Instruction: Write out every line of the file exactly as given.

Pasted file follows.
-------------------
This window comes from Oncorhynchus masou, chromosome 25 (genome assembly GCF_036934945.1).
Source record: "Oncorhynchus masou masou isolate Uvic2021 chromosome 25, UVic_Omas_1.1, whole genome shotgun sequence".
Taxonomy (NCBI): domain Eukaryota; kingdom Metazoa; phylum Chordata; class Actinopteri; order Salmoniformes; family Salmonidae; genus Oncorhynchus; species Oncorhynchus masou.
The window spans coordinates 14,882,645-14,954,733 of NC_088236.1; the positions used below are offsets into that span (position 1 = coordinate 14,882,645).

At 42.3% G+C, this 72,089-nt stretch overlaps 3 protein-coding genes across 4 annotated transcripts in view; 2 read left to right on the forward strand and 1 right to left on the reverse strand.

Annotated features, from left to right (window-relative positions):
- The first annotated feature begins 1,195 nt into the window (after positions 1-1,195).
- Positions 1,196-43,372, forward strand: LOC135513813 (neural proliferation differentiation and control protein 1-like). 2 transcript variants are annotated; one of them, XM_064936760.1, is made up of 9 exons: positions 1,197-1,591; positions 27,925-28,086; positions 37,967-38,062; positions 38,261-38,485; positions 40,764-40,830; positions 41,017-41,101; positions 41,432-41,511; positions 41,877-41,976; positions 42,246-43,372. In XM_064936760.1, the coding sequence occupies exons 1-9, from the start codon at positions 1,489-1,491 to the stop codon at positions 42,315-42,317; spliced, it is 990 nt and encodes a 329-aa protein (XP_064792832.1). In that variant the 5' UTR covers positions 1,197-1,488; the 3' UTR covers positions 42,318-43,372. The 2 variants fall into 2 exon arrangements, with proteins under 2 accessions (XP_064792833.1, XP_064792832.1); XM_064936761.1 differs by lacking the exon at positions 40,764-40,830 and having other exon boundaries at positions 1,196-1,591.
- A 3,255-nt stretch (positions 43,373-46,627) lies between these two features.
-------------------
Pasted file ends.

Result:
This window comes from Oncorhynchus masou, chromosome 25 (genome assembly GCF_036934945.1).
Source record: "Oncorhynchus masou masou isolate Uvic2021 chromosome 25, UVic_Omas_1.1, whole genome shotgun sequence".
Taxonomy (NCBI): domain Eukaryota; kingdom Metazoa; phylum Chordata; class Actinopteri; order Salmoniformes; family Salmonidae; genus Oncorhynchus; species Oncorhynchus masou.
The window spans coordinates 14,882,645-14,954,733 of NC_088236.1; the positions used below are offsets into that span (position 1 = coordinate 14,882,645).

At 42.3% G+C, this 72,089-nt stretch overlaps 3 protein-coding genes across 4 annotated transcripts in view; 2 read left to right on the forward strand and 1 right to left on the reverse strand.

Annotated features, from left to right (window-relative positions):
- The first annotated feature begins 1,195 nt into the window (after positions 1-1,195).
- Positions 1,196-43,372, forward strand: LOC135513813 (neural proliferation differentiation and control protein 1-like). 2 transcript variants are annotated; one of them, XM_064936760.1, is made up of 9 exons: positions 1,197-1,591; positions 27,925-28,086; positions 37,967-38,062; positions 38,261-38,485; positions 40,764-40,830; positions 41,017-41,101; positions 41,432-41,511; positions 41,877-41,976; positions 42,246-43,372. In XM_064936760.1, the coding sequence occupies exons 1-9, from the start codon at positions 1,489-1,491 to the stop codon at positions 42,315-42,317; spliced, it is 990 nt and encodes a 329-aa protein (XP_064792832.1). In that variant the 5' UTR covers positions 1,197-1,488; the 3' UTR covers positions 42,318-43,372. The 2 variants fall into 2 exon arrangements, with proteins under 2 accessions (XP_064792833.1, XP_064792832.1); XM_064936761.1 differs by lacking the exon at positions 40,764-40,830 and having other exon boundaries at positions 1,196-1,591.
- A 3,255-nt stretch (positions 43,373-46,627) lies between these two features.